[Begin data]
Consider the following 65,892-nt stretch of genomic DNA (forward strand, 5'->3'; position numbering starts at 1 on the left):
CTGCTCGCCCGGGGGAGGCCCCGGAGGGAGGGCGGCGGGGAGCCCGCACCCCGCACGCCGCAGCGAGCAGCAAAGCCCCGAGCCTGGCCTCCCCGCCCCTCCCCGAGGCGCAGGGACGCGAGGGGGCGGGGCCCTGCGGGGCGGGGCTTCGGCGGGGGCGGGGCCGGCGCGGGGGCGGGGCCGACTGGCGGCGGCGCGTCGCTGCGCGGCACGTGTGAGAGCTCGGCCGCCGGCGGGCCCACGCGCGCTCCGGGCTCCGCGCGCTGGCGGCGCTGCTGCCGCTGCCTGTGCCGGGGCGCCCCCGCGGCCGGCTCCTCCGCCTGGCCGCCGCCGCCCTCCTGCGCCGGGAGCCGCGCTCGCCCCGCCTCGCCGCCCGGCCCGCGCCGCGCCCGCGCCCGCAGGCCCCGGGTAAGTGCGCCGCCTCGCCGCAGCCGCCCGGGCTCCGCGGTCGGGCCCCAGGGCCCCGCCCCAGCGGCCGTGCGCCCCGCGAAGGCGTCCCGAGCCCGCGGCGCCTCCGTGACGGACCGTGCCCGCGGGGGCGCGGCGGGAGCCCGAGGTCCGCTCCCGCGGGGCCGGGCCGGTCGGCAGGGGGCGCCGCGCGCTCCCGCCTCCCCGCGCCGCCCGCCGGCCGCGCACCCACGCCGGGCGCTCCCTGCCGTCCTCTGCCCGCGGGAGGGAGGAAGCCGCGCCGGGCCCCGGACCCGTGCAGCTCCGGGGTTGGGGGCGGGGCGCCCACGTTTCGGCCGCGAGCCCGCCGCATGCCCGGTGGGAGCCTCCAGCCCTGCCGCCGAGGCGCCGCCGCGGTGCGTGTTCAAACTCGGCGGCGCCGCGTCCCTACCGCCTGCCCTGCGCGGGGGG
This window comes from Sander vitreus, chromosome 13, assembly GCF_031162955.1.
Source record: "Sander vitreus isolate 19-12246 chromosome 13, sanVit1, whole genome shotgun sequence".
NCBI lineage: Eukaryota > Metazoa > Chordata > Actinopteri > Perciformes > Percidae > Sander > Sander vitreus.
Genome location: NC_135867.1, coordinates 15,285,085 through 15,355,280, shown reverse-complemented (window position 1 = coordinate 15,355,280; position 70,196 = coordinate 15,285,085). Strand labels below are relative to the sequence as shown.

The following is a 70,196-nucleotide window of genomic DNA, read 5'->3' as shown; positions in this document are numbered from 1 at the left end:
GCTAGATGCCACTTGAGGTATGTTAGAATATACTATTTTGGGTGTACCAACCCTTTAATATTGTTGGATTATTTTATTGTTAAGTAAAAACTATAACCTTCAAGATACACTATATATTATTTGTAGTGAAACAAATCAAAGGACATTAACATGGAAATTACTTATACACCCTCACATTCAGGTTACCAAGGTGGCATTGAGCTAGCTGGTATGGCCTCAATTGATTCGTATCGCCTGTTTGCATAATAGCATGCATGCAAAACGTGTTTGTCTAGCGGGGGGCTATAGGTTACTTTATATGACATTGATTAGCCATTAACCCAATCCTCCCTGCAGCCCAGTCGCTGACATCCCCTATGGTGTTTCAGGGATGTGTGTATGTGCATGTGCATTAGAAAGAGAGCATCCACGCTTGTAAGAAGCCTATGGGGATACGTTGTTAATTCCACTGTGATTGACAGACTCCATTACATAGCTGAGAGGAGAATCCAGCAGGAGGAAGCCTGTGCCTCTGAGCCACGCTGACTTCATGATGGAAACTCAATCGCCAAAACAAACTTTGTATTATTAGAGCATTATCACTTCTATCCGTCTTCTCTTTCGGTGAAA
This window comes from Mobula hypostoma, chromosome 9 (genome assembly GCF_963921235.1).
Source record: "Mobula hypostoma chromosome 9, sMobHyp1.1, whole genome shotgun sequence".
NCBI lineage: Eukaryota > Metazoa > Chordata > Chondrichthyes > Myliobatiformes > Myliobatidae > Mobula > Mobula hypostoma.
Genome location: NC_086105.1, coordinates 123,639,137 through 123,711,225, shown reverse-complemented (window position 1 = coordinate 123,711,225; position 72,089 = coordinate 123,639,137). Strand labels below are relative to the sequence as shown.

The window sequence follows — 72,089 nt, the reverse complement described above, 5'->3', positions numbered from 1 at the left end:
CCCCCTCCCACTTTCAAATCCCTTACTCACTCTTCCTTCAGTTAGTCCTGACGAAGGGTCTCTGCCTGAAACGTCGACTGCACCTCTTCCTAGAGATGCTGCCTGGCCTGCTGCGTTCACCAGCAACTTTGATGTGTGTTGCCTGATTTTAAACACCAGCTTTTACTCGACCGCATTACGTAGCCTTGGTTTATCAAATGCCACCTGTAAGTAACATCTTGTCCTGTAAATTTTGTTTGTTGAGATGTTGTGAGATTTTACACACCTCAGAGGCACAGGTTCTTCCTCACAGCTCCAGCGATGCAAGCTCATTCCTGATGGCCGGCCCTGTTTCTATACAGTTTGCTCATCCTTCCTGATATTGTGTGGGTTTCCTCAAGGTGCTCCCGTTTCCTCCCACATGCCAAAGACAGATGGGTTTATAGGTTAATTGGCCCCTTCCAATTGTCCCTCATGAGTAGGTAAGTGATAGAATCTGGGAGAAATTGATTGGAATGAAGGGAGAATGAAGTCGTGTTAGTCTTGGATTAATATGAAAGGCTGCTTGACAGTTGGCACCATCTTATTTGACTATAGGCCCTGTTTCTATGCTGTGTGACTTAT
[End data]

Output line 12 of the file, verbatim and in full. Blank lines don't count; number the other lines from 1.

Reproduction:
Genome location: NC_086105.1, coordinates 123,639,137 through 123,711,225, shown reverse-complemented (window position 1 = coordinate 123,711,225; position 72,089 = coordinate 123,639,137). Strand labels below are relative to the sequence as shown.